"He's had some trouble since he's been here," Bielema said at the time. "He wants to be a [starter], and he's not in that position at this point …It comes to a point that if you don't want to be here, then we don't want you in the program …Any time a kid has left our program and transferred to another school, it has never been anything they thought it was going to be. They always end up, whether it's a year later or five years later, coming back and saying, ‘I wish I would've stayed where I was at.'"

With the way Royston's been motivated since he left Madison, that doesn't appear to be the case in this scenario.

Royston was granted his release to a handful of programs, including Boston College, Notre Dame, Oregon and Washington, but not Minnesota. The NCAA rules prevented him from having contact with the Gophers until he had applied and been accepted as a regular student at Minnesota, which is exactly what Royston did, enrolling at Minnesota last fall.

The only caveat was Royston would not be allowed to receive a scholarship, according to Big Ten transfer rules, and would have to sit out a season, according to NCAA rules, which he did in preparation for his final two seasons.

"It was a big issue a long time ago," Bielema said Monday. "I'm happy for Kim. Bottom line is that we thought the world of Kim and that's why we offered him and that's why he was here."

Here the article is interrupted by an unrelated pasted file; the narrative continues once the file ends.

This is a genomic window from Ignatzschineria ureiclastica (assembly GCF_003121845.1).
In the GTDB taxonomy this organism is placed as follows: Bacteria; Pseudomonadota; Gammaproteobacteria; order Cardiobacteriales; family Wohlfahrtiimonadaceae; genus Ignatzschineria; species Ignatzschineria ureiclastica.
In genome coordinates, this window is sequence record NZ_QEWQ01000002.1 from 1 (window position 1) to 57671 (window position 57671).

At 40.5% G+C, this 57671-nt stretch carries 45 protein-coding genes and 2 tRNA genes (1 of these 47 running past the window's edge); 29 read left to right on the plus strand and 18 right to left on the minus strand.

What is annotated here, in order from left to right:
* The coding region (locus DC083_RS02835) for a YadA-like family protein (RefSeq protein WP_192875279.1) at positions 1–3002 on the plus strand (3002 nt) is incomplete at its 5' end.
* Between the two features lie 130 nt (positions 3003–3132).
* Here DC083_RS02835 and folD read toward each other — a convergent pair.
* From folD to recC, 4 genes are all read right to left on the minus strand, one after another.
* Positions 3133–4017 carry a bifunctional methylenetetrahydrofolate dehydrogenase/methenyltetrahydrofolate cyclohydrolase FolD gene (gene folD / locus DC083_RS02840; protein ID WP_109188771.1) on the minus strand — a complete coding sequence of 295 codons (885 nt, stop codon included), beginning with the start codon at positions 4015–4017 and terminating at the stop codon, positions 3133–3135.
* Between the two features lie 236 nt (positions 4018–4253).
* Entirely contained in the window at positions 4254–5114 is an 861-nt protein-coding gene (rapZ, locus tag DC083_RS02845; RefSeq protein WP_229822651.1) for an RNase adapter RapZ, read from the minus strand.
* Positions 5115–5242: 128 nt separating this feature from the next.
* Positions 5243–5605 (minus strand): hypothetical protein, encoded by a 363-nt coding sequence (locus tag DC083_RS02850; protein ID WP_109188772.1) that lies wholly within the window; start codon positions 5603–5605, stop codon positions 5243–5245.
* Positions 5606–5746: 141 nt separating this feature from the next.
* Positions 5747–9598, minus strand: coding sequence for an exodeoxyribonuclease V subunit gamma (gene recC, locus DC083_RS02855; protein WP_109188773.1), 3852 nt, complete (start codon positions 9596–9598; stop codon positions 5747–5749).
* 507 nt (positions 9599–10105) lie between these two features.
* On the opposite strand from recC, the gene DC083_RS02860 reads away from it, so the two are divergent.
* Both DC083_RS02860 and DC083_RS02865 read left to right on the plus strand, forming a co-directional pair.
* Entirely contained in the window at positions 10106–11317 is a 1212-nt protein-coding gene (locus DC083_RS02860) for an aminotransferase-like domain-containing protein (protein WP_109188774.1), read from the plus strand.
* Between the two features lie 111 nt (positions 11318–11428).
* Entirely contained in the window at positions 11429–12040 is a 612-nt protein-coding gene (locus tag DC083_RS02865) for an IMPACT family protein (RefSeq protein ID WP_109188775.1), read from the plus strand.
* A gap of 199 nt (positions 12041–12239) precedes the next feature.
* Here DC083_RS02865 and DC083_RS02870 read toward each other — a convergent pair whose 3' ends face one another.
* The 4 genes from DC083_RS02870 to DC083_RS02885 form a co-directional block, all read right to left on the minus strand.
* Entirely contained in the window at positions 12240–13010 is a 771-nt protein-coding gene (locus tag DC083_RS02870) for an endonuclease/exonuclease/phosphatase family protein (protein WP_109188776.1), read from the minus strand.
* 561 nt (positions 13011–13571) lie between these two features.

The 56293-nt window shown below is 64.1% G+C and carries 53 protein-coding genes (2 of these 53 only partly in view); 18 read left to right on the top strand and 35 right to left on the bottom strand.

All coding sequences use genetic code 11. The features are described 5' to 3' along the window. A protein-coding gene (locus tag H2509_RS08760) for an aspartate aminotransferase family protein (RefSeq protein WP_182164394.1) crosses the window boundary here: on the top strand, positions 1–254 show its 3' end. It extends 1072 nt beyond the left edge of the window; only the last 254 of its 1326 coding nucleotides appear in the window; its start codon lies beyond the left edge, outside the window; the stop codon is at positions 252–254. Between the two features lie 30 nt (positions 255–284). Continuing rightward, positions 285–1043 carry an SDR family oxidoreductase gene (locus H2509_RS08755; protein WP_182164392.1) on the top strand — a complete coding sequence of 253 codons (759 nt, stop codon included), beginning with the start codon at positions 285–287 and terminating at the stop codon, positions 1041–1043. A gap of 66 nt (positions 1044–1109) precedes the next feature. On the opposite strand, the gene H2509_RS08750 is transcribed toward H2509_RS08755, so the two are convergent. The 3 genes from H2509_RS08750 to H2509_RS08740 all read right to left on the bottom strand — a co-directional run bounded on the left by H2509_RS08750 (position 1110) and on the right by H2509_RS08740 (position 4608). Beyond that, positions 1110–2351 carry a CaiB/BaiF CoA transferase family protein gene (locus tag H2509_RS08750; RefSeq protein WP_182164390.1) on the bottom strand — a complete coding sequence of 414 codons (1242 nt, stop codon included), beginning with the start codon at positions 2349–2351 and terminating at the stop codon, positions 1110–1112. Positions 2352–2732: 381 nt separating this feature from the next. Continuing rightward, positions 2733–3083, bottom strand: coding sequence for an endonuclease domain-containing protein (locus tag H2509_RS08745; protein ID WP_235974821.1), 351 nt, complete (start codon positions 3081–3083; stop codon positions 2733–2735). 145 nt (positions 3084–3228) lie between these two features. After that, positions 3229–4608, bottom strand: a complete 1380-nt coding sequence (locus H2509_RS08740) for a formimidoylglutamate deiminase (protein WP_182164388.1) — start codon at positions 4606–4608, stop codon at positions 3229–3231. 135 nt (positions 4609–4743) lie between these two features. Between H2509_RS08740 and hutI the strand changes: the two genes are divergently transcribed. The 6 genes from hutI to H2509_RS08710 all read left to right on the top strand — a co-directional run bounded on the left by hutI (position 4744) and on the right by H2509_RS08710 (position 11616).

"When he was here, I would have done anything for him. And to this day, other than the game against us, I would root for Kim because he has all the right intentions."

Since coming to Wisconsin, Bielema has discouraged other players wanting to transfer from transferring into another Big Ten program, thus having them compete against Wisconsin, by attempting to block their release.

Players like Lance Smith (Memphis), Elijah Hodge (Northern Iowa) and Brad Thorson (Kansas) had heeded to that guideline. Royston didn't, and he's making an impact for the Gophers.

After four starts at safety in Minnesota's backfield, Royston has shown he can be a playmaker, as he is fifth on the team with 17 tackles (11 solo), a pass breakup and an interception.

"Kim is a motivated young man," Minnesota head coach Tim Brewster said at media day. "He wanted to come here and work hard and that's just what he did in the offseason. He practiced hard, he worked hard in the weight room and he wants to contribute for every game."

Despite that and all the other storylines, Bielema tried to make it clear that he didn't want the Royston issue or any other story, like his icy relationship with Brewster or the first Big Ten game at TCF Bank Stadium, to cloud the two good football teams playing on Saturday.

"To me, the story needs to be about Wisconsin and Minnesota playing each other," Bielema said. "To me, it's always about the teams. It's about a 4-0 football team who is going on the road for the first time with a very good 3-1 football team.

"I think anything that's a story outside of that, just doesn't do us what we want in college football."